Receiverships

You're living in a building with little or no heat, poor plumbing, cockroaches, or any number of other problems. You have repeatedly asked your landlord to fix these problems. The Board of Health has ordered your landlord to make repairs. You have withheld your rent. You have done everything you can to get the building into safe and sanitary conditions and now your landlord refuses to even answer your calls.

Chances are your landlord has gone bankrupt, abandoned the property, or decided not to put any more money into it. If your landlord refuses to maintain your apartment, there is something you can do to get repairs made and prevent conditions from getting worse. You can ask the court to appoint a temporary landlord called a receiver. A receiver takes over the management of the property, collects rent, and makes repairs with your money.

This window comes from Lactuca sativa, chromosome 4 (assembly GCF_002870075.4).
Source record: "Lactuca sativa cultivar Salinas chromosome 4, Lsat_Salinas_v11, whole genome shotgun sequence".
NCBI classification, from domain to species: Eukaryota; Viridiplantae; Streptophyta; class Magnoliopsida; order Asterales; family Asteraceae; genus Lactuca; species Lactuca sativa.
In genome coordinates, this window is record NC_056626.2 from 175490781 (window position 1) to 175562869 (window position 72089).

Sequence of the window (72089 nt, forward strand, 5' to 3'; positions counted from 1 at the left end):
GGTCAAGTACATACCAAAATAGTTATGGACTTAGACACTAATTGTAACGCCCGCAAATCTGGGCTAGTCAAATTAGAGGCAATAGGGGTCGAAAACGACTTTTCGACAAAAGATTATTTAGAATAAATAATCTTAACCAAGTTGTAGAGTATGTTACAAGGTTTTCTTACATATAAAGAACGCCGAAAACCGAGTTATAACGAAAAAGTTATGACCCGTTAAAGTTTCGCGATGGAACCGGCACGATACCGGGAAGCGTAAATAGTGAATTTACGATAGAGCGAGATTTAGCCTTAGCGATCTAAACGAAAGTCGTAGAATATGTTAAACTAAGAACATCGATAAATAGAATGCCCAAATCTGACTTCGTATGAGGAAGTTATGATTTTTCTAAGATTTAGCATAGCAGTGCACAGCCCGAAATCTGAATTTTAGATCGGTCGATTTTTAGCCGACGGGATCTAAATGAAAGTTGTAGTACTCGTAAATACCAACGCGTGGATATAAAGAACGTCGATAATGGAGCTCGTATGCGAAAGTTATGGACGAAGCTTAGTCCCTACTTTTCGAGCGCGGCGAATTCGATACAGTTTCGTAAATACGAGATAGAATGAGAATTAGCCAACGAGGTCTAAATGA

The purpose of this chapter is to explain when receivership is a possible strategy, what steps you need to take to get a receiver, and what strategies you can use to get the court to appoint a good receiver.1 Because the receivership process can be complex, you should try to retain a lawyer as soon as possible. A list of Legal Service offices and Legal Referral Services is in the Directory at the end of this book.

Endnotes

1. A useful publication with more information about receiverships is How to Take the Distress Out of Abandoned Housing (1998), by Massachusetts Continuing Legal Education. It is available at the Massachusetts Trial Court law libraries (at Barnstable, Berkshire, Brockton, Essex, Fall River, Lawrence, and Worcester, and through inter-library loan at the other courthouse libraries). It may also be available at libraries at the local law schools or at your local legal services office.

Produced by Susan Hegel
Created July 2008

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